Last time I bought my mobile meatiest scatter radio equipment to an outreach event at Rosliston forestry Centre, children were dipping and diving around pegs and ropes holding the ex-military Klansman aerial up. This was identified as a health and safety risk. I have just received the item below – recommended by Ed – it is a wonderfully well-designed piece of kit sold as a mobile stand for garden parasols – it locks both up and down using a spring-loaded mechanism and a metal bit which fits into a slot at the top or the bottom so that it is very solidly held in place in either the open or closed position. It is quite robust be made of solid metal construction, and its ability to fold up makes it easy to transport – bank said for a brilliant idea!

Andy

My Clansman radio mast that I am hoping to erect using this base:

Message from George – Greek astronomer from Skopelos

Hi Folks

I had a reply from George Mihail that I met in greece. It’s worth having a look at his website. Very interesting setup, a great view. The last photo is the latest live feed from his webcam at 1711 15th september. If you read further down, the english translation of my message is at the bottom

 

I

Dear friend
We manage to communicate and to take pictures of every activity of the stargate we have a very interesting winter here in Skopelos.Thanks with the best wishesGeorge Michail

https://www.facebook.com/george.michail.16

http://volnet.gr/home/index.html

——-Original Message——-

From: ed.mann@btinternet.com

Date: 12/9/2018 9:18:21 μμ

To: george@volnet.gr

Subject: Αστρονομία στη Σκόπελο (Astronomy in Skopelos)

Γεια Σας  Γεώργιος , το όνομά μου είναι Ed, σας μίλησα στη Σκόπελο πριν από λίγες εβδομάδες στο φεστιβάλ. Είμαι ο αστρονόμος από την Αγγλία.

Μου άρεσε να μιλάω μαζί σας και με ενδιέφερε πολύ να μάθω ότι έχετε ένα παρατηρητήριο στο νησί. Θα ήθελα να έρθω και να το δω την επόμενη φορά που θα είμαι εκε

Είμαι μέλος της Ομάδας Αστρονομίας Rosliston που συναντάει κοντά στο Burton on Trent στην Αγγλία (http://www.roslistonastronomy.org.uk/)

Αν κοιτάξετε την Αρχική σελίδα, εγώ είμαι στην πρώτη φωτογραφία (μπλε παλτό) και την 5η φωτογραφία (λευκό πουλόβερ). Μάλλον θα με αναγνωρίσεις από αυτό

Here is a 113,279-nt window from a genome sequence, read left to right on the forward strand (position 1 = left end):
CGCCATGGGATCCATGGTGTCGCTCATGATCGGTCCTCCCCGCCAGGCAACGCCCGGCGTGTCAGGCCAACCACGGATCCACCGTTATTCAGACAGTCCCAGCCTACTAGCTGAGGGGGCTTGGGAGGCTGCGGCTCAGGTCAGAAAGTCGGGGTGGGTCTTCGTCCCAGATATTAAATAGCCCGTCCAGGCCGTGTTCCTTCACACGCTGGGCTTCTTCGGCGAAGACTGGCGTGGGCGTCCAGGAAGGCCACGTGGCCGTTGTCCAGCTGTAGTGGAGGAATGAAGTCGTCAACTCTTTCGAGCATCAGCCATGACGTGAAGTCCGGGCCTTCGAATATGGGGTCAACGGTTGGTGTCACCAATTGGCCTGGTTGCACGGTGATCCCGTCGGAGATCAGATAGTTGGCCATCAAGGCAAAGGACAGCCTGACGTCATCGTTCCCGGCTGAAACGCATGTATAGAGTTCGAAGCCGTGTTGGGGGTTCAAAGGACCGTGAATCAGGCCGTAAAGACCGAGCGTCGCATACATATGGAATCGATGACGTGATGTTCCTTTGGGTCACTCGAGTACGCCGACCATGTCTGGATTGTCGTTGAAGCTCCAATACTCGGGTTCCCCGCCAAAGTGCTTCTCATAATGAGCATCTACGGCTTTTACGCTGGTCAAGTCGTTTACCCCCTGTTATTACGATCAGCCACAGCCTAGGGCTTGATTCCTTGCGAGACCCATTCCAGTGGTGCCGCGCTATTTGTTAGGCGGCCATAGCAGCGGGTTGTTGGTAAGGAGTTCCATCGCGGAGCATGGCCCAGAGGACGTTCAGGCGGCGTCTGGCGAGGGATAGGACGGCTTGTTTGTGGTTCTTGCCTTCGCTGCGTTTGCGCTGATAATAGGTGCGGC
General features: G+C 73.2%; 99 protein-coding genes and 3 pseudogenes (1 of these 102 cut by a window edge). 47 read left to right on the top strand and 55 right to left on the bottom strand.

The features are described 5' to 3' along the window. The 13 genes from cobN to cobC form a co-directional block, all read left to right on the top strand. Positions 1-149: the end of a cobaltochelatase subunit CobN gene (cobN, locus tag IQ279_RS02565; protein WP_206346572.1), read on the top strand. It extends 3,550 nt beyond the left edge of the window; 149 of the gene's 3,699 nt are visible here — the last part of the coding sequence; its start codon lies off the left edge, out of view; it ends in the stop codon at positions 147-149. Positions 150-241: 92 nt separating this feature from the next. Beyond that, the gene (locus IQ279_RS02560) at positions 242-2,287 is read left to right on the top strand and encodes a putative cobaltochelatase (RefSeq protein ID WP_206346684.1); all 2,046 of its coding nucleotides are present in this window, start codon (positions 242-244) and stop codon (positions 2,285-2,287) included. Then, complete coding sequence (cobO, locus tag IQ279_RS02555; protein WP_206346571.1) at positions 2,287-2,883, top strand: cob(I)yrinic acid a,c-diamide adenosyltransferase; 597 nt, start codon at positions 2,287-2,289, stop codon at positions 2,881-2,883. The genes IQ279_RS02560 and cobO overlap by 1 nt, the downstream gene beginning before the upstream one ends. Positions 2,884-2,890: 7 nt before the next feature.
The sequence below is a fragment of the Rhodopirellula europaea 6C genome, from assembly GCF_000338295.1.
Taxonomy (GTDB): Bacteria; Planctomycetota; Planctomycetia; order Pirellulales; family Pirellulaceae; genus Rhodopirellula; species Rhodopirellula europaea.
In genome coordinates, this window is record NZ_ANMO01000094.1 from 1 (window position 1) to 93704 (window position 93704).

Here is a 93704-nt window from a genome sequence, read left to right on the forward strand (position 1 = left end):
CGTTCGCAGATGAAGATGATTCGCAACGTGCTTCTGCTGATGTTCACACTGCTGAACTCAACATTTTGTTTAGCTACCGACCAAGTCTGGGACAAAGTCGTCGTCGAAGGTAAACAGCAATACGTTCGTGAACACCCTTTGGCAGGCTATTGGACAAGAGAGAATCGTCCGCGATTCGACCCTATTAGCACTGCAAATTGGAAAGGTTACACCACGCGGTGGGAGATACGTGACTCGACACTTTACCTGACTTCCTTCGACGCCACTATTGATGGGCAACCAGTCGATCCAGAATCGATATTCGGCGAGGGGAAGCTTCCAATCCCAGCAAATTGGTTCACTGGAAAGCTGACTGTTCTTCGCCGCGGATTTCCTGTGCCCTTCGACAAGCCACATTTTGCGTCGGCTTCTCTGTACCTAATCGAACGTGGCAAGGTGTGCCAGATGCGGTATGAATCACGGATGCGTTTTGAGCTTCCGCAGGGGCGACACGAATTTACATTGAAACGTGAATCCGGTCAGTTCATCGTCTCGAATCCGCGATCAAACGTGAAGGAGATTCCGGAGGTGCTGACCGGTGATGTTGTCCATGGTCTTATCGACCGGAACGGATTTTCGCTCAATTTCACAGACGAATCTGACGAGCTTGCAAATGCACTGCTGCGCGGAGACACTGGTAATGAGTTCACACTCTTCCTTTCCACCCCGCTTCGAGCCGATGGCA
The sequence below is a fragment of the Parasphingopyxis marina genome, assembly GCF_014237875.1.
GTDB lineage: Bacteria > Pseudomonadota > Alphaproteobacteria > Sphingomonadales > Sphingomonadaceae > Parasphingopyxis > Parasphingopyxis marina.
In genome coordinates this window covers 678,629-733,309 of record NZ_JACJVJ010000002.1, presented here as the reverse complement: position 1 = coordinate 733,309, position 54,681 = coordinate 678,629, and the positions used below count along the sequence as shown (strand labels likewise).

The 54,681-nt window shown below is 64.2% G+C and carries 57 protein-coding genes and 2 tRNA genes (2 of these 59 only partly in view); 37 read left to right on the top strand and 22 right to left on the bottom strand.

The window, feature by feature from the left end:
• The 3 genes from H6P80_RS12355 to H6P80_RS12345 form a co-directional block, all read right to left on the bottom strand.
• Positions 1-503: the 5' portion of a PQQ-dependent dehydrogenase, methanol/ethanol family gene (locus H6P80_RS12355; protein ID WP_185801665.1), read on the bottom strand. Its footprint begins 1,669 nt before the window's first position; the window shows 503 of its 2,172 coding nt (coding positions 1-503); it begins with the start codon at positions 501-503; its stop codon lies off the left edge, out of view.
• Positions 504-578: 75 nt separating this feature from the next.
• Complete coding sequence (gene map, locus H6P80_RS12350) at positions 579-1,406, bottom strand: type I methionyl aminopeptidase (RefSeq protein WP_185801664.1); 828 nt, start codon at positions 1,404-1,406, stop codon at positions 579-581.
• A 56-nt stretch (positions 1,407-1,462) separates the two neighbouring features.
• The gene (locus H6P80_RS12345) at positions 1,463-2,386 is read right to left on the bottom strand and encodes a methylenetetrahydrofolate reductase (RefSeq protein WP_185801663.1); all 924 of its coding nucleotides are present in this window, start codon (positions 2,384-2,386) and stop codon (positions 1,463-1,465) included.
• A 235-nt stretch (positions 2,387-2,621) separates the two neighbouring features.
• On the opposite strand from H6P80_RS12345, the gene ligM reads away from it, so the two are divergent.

Έχω επισυνάψει ορισμένες φωτογραφίες που πήρα. Ήταν τόσο ωραίο να βλέπετε κάποιον άλλον να κάνει δημόσια εκδηλώσεις προβολής. Κάνουμε αρκετά στο κλαμπ μας

Είπα σε άλλα μέλη για το γεγονός της Σκοπέλου και ήταν πολύ ζηλιάρης για το πόσο καθαρός ήταν ο ουρανός

Θα ήταν καλό να μοιράζεστε μαζί σας πληροφορίες και φωτογραφίες, αν θέλετε, και αν έρχεστε ποτέ στο Ηνωμένο Βασίλειο, θα ήσαστε πολύ ευπρόσδεκτοι να έρθετε στις συναντήσεις του συλλόγου μας

Θα σας δούμε το επόμενο έτος το 2019

++++++++++++++++++++++++++++++++++++++++++++++++++++++++++++++

My Greek is not very good so I have written it again in English just in case

Hi George, My name is Ed, I spoke to you in Skopelos a few weeks ago at the festival. I am the astronomer from England

It was great talking to you and I was very interested to know you have an observatory on the island. I woiuld like to come and see it next time I’m there

I’m a member of the Rosliston Astronomy Group that meets near Burton on Trent in the UK   (http://www.roslistonastronomy.org.uk/)

If you look at the Home page, that’s me in the 1st  photo (blue coat) and the 5th photo (white jumper). You’ll probably recognise me from that

I have attached some photos that I took . It was so nice to see someone else doing public outreach events. We do quite a few in our club

I told the other members about the Skopelos event and they were very jealous of how clear the sky was

It would be good to share information and pictures with you if you’d like, and if you ever come to the UK, you’d be very welcome to come to our club meetings

Bye for now